Professor Kurihara is a Research Director at the Canon Institute for Global Studies (CIGS), a Tokyo-based private think tank, and a visiting professor at Kwansei Gakuin University. His major concerns are international relations and the globalization strategies of multinational companies. Last year, his expertise on crisis management attracted the attention of Dr. Kiyoshi Kurokawa, chairman of the Fukushima Nuclear Accident Independent Investigation Committee (NAIIC) of the National Diet of Japan. Accordingly, this year he joined the NAIIC as a research staff member. Between 2003 and 2012, he was a resident senior fellow at the Harvard Kennedy School (HKS). At Harvard, he made a presentation regarding the nuclear accident immediately after the Fukushima tragedy (‘Letters from Quake-hit Japan: Stories Unfolding amidst Tragedies’ presented at the ‘Disaster Management in Asia’ seminar series and ‘Japan in Crisis: Exploring the Consequences of a Cascading Disaster’, at HKS, March 22, 2011). In addition, he published numerous English papers and essays regarding Japan’s globalization and Japan’s industrial revitalization, including ‘Japan’s Electronics Companies: In Search of Strategies for the ‘New Economy’ Era’ (in Regional Strategies in a Global Economy, edited by René Haak and Dennis S. Tachiki, Munich: Iudicium Verlag, December 2004), and “Economic Development Strategies for Northeast China: A Study of the Electronic Components Industry” (a paper presented for the World Bank, March 2005). He also published a book in Japanese, Nihon no Chishiki Senryaku [Rethinking Japan’s Knowledge Strategy], Tokyo: Keio University Press, November 2005. He is currently supervising the Japanese translation of a book written by Ben Bernanke, Chairman of the U.S. Federal Reserve on the Great Depression (Essays on the Great Depression).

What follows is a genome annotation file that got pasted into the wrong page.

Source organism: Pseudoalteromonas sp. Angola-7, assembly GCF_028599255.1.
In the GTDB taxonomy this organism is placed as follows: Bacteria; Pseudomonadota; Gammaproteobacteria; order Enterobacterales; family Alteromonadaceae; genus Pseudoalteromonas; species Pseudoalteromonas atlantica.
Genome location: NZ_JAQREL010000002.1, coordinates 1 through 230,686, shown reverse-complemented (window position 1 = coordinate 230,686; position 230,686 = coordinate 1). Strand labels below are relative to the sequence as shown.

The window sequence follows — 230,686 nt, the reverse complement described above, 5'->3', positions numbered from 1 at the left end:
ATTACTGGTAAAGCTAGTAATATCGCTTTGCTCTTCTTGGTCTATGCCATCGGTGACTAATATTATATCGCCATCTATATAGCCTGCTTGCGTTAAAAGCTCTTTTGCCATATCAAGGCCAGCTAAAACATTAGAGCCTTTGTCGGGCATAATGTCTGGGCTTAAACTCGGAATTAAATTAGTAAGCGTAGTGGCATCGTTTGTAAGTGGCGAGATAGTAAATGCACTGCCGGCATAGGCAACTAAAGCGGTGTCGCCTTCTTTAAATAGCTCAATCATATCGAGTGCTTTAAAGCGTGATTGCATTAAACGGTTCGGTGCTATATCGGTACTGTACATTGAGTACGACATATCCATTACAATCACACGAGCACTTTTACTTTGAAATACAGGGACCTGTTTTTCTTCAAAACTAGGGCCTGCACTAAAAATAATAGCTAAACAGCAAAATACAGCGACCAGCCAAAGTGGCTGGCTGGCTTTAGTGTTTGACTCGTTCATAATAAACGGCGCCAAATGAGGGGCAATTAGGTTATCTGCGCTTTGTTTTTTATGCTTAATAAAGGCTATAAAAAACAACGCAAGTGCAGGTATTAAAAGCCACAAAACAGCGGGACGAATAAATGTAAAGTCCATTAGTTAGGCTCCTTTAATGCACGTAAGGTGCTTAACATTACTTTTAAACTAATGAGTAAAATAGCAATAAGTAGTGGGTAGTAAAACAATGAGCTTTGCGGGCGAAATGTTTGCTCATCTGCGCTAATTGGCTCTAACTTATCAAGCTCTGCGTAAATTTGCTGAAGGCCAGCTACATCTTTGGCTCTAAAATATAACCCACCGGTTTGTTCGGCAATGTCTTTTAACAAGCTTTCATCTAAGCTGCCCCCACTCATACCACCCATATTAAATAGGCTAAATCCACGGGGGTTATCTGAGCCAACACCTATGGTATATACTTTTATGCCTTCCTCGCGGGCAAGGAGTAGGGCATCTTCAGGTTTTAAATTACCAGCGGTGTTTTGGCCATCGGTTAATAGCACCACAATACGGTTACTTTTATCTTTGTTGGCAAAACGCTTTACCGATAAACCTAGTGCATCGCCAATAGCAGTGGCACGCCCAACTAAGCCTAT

Nick Haycock, Assistant Director, Office of Cyber Security and Information Assurance, Cabinet Office (UK)